1860 – Courthouse, Naas, Co. Kildare
Richard Morrison’s original building of 1807 stood well back from the pavement on a site which had been chosen in 1797 for a Sessions House to replace the decayed 17th Century building further up the main street. Morrison’s courthouse had a double-height hall, with four free standing columns, flanked by two parallel courts, and an open-well staircase lit by a skylight. In the basement, there were cells for male and female prisoners, and two water closets, with an entry from outside the building. A narrow passageway from the rear of the courthouse led to the canal harbour and it also gave access to the new gaol when it was built in 1833.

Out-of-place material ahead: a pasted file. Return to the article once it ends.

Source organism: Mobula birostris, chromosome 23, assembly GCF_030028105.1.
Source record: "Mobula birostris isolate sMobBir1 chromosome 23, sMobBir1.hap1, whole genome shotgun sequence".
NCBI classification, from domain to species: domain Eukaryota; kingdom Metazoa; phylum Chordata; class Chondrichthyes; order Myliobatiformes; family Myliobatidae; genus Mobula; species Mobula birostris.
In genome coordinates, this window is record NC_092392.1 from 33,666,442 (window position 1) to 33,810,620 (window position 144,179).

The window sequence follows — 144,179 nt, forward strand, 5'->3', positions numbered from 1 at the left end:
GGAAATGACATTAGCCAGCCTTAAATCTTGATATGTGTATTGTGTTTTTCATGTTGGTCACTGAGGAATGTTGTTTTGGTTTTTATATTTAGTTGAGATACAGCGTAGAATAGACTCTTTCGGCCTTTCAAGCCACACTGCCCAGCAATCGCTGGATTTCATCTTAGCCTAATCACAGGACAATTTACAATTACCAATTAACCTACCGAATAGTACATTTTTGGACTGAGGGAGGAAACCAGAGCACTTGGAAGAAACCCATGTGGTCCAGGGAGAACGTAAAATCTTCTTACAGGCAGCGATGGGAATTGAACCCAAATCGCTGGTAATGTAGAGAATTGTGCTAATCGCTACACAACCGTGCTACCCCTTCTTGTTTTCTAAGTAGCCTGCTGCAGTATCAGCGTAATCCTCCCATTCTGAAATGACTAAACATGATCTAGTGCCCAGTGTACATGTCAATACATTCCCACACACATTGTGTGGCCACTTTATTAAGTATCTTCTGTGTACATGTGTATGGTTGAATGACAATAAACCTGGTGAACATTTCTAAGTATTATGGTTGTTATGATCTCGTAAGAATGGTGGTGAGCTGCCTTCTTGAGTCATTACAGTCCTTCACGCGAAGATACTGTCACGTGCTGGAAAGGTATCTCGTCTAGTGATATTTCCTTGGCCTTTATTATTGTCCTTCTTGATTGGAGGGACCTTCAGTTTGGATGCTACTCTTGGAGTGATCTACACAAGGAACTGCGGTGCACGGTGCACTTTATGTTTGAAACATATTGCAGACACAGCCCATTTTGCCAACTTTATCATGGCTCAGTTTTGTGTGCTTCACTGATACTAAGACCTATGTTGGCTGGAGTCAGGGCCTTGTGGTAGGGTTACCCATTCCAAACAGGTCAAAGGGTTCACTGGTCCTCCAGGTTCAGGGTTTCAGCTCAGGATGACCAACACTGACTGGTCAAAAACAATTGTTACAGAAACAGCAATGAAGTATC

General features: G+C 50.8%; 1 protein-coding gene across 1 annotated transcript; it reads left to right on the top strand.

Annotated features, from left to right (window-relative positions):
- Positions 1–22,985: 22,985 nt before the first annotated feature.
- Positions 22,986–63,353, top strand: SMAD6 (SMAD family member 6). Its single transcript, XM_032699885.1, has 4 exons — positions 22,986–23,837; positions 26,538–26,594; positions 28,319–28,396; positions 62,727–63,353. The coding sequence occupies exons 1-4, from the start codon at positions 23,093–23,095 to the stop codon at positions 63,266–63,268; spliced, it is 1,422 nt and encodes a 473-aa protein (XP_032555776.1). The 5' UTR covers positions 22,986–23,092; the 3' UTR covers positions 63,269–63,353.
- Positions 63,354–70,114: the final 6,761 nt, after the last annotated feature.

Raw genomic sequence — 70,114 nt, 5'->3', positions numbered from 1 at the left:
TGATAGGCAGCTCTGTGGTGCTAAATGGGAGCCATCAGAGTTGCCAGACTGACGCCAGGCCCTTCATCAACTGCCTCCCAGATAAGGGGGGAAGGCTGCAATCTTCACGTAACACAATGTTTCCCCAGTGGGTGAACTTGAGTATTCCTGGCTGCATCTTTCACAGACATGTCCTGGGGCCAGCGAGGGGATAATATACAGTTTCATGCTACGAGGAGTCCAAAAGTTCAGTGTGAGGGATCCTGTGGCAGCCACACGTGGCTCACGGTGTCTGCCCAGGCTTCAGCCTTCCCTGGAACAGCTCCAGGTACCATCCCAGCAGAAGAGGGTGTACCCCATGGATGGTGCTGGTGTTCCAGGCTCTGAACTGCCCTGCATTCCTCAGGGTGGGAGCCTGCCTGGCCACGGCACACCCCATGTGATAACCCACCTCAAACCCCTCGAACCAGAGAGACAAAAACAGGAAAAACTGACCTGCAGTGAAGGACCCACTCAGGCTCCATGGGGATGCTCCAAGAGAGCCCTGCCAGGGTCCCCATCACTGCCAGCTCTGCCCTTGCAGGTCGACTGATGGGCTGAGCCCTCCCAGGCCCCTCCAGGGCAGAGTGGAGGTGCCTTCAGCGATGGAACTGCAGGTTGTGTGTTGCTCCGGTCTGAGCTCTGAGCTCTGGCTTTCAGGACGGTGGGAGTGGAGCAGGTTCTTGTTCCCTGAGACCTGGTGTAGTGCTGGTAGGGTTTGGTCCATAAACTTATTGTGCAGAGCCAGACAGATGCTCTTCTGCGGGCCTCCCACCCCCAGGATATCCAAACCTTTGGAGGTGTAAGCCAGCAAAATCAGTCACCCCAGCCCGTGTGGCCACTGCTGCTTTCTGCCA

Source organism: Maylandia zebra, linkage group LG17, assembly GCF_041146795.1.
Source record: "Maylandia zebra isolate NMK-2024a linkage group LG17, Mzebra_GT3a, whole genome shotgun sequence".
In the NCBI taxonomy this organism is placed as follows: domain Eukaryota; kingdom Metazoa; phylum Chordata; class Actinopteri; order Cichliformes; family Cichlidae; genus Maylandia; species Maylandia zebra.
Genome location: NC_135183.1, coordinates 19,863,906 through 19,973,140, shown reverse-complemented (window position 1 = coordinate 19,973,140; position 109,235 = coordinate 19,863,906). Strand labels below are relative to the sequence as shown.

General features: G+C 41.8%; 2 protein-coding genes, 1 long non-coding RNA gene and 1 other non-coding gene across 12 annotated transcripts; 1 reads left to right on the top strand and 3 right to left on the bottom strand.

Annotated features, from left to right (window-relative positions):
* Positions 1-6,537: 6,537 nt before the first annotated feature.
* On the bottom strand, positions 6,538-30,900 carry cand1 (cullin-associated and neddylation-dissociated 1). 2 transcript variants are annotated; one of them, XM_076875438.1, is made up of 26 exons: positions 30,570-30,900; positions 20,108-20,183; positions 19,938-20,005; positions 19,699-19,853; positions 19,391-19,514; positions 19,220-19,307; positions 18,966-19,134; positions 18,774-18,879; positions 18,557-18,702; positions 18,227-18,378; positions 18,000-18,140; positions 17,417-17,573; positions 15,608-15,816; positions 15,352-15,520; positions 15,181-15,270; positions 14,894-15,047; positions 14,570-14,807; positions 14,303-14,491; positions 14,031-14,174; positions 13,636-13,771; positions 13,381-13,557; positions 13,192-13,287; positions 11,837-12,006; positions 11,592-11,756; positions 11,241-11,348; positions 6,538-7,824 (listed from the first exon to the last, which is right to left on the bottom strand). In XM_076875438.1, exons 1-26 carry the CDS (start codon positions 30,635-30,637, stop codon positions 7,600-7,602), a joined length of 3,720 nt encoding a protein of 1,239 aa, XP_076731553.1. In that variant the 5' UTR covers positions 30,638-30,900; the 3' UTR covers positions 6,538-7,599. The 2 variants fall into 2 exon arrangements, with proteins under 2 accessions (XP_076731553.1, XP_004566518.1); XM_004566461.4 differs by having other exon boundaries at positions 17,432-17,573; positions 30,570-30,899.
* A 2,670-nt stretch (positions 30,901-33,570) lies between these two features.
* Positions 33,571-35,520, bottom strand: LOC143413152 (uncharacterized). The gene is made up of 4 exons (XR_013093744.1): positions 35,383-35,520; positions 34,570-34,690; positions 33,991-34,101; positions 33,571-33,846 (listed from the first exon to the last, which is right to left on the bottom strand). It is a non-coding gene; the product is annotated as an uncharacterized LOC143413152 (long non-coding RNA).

It was extended towards the front by John McCurdy circa 1860 and there were further improvements by County Surveyor John Brett a decade later. In McCurdy’s improvements, the courthouse was extended towards the front, and a portico erected, perhaps that from the earlier building, with steps leading down to a granite paved forecourt, enclosed with curved railings on both sides.
The courthouse was restored following damage by fire in the 1950s and in 1997 it was extensively refurbished by Deaton Lysaght Architects, and enlarged to accommodate four courtrooms.